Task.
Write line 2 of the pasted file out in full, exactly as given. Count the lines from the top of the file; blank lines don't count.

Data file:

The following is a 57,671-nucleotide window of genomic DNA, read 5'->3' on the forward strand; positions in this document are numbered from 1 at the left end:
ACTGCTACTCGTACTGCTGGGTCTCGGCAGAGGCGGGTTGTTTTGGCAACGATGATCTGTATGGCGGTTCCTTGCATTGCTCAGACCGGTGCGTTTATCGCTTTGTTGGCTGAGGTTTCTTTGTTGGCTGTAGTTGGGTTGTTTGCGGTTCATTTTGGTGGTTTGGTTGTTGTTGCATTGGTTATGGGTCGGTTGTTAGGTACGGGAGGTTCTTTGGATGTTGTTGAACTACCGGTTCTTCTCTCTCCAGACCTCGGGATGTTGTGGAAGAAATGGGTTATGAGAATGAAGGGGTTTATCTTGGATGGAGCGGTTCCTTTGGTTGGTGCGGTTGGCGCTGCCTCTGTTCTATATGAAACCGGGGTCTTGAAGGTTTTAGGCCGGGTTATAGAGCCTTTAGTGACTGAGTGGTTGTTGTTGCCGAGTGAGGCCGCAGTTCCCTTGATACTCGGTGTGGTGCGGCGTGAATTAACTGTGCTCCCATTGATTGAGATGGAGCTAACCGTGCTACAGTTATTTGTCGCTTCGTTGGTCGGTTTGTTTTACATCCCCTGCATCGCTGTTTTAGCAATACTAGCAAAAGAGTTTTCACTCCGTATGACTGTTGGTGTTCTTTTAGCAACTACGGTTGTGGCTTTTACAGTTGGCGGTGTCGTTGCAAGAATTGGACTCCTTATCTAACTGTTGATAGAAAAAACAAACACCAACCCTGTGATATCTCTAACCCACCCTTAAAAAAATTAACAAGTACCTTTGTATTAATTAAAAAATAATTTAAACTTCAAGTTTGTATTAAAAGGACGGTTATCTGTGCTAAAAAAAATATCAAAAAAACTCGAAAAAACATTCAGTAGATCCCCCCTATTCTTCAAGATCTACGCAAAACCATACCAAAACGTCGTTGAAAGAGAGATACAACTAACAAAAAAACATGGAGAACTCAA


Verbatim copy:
ACTGCTACTCGTACTGCTGGGTCTCGGCAGAGGCGGGTTGTTTTGGCAACGATGATCTGTATGGCGGTTCCTTGCATTGCTCAGACCGGTGCGTTTATCGCTTTGTTGGCTGAGGTTTCTTTGTTGGCTGTAGTTGGGTTGTTTGCGGTTCATTTTGGTGGTTTGGTTGTTGTTGCATTGGTTATGGGTCGGTTGTTAGGTACGGGAGGTTCTTTGGATGTTGTTGAACTACCGGTTCTTCTCTCTCCAGACCTCGGGATGTTGTGGAAGAAATGGGTTATGAGAATGAAGGGGTTTATCTTGGATGGAGCGGTTCCTTTGGTTGGTGCGGTTGGCGCTGCCTCTGTTCTATATGAAACCGGGGTCTTGAAGGTTTTAGGCCGGGTTATAGAGCCTTTAGTGACTGAGTGGTTGTTGTTGCCGAGTGAGGCCGCAGTTCCCTTGATACTCGGTGTGGTGCGGCGTGAATTAACTGTGCTCCCATTGATTGAGATGGAGCTAACCGTGCTACAGTTATTTGTCGCTTCGTTGGTCGGTTTGTTTTACATCCCCTGCATCGCTGTTTTAGCAATACTAGCAAAAGAGTTTTCACTCCGTATGACTGTTGGTGTTCTTTTAGCAACTACGGTTGTGGCTTTTACAGTTGGCGGTGTCGTTGCAAGAATTGGACTCCTTATCTAACTGTTGATAGAAAAAACAAACACCAACCCTGTGATATCTCTAACCCACCCTTAAAAAAATTAACAAGTACCTTTGTATTAATTAAAAAATAATTTAAACTTCAAGTTTGTATTAAAAGGACGGTTATCTGTGCTAAAAAAAATATCAAAAAAACTCGAAAAAACATTCAGTAGATCCCCCCTATTCTTCAAGATCTACGCAAAACCATACCAAAACGTCGTTGAAAGAGAGATACAACTAACAAAAAAACATGGAGAACTCAA